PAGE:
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If a book were to be written about the Wild Things’ season, the first, middle and final chapters could be about Washington’s struggles in one-run games. It was been the story of the season.

The Wild Things suffered more one-run misery Wednesday night, which led to another gut-wrenching loss, 2-1, to the Joliet Slammers.

The loss dropped Washington’s record to an unthinkable 6-20 in one-run games, but this one probably hurt more than the first 19.

Washington led 1-0 as starting pitcher Michael Austin took a three-hit shutout into the top of the ninth inning. Austin was so dominant that he faced the minimum number of batters for the first 6 2/3 innings.

Joliet starter Darren Osby (2-5) was equally as strong, allowing only three hits over eight innings. The lone blip on Osby’s stat line was a solo home run by Washington’s Hector Roa that began the bottom of the second inning.

“It was a pitcher’s duel from the start,” Joliet manager Jeff Isom said. “Roa swung the bat well and Washington was able to get a run early. Fortunately, we were able to shut everything down after that.”

Austin and Osby each pitched like they had someplace else to go and were running late. Austin retired 19 of the first 20 Joliet hitters. The only Slammer to reach base during that stretch was Clayton Harp, who led off the third inning with a single but was caught stealing. Osby, meanwhile, retired 17 consecutive Washington hitters at one stretch.

“That game turned into a Michael Austin and Darren Osby story,” Washington manager Gregg Langbehn said. “It was a well-pitched game by both guys. Austin deserved to be out there to start the ninth. He has done a fantastic job in his last eight starts.

“Osby is a top-5 pitcher in the league. I think highly of him. He’s a fantastic pitcher. He really is.”

The first 5 1/2 innings lasted only 66 minutes and it took less than 90 minutes to play seven full innings.

The game, however, fell apart for Washington in the top of the ninth, when Joliet scored both of its runs on only one hit, a leadoff single by Chaz Meadows, the No. 9 batter in the Slammers’ lineup. Meadows hit a line drive to the left off Washington shortstop Ryan Cox, who tried to make a diving catch but had the ball glance off the tip of his glove.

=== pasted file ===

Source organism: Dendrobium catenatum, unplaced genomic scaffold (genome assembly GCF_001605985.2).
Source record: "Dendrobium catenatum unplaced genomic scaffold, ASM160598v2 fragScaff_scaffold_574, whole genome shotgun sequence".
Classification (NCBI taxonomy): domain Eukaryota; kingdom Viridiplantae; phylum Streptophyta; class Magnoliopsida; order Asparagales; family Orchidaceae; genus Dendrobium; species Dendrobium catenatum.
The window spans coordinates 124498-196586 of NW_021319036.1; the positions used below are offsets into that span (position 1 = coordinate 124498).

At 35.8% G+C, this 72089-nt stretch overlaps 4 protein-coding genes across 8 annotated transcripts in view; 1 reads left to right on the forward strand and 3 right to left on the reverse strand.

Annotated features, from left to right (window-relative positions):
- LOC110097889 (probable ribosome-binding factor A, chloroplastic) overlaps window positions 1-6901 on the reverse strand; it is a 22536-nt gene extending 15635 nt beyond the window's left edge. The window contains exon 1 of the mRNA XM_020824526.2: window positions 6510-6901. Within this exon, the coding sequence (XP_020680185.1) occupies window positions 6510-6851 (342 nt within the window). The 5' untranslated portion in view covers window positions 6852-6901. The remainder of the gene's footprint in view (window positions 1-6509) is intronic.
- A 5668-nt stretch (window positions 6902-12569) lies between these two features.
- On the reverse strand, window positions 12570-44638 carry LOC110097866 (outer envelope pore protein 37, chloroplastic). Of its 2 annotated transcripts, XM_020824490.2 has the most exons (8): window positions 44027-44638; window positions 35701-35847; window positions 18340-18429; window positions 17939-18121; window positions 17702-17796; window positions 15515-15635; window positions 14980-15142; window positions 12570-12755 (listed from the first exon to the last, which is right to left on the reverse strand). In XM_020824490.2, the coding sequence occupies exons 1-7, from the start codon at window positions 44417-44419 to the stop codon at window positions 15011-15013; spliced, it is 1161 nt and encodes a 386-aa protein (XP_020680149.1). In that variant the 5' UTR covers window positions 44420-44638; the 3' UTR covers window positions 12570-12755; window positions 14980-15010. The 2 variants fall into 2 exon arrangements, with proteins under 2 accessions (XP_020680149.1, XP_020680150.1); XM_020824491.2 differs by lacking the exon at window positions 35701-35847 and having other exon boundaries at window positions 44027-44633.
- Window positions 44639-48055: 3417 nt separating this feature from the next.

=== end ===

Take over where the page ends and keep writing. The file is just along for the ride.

“If Cox is one step to his left, then he makes that catch,” Isom said. “It’s a game of inches for us.”

Meadows was the final batter Austin faced. Closer Zach Strecker was then brought in to pitch to Riley Krane, who hit a hard shot that Washington third baseman Shaine Hughes went to his knees to backhand. Hughes spun toward second base, and as he started to make a throw to force out Meadows the ball dropped from his grasp, giving Joliet two runners on base with no outs.

Oliver Nunez’s bunt advanced the runners, and Washington manager Gregg Langbehn chose to intentionally walk dangerous Dash Winningham to load the bases and set up a force play at home plate or a potential game-ending double play.

“I wasn’t going to pitch to Winningham in that situation,” Langbehn said. “Strecker has walked only eight guys all year. That decision was a no-brainer for me.”

Strecker jumped ahead in the count at 1-2 on Harrison Bragg but walked the Slammers’ left fielder, forcing in the tying run. On the next pitch, Peyton Isaacson lofted a sacrifice fly that gave the Slammers the lead.

Washington had a chance in the bottom of the ninth when Hughes doubled into the left-field corner, but Joliet closer Ryan Koziol struck out Roa to end the game. It was Koziol’s 19th save.

Roa had given Washington a 1-0 lead when he homered to left centerfield – the deepest part of the ballpark. Roa also tripled off the wall in right centerfield with two outs in the seventh but was stranded.

Extra bases

Washington had four hits, none of them a single. … Austin has allowed two earned runs or less in eight of his last nine starts.

Sports Editor

Since 1986, Chris Dugan has been covering local sports for the Observer-Reporter, and named sports editor in 2006. Before joining the O-R, he was sports editor at the Democrat-Messenger, and a former member of the Baseball Writers Association of America.

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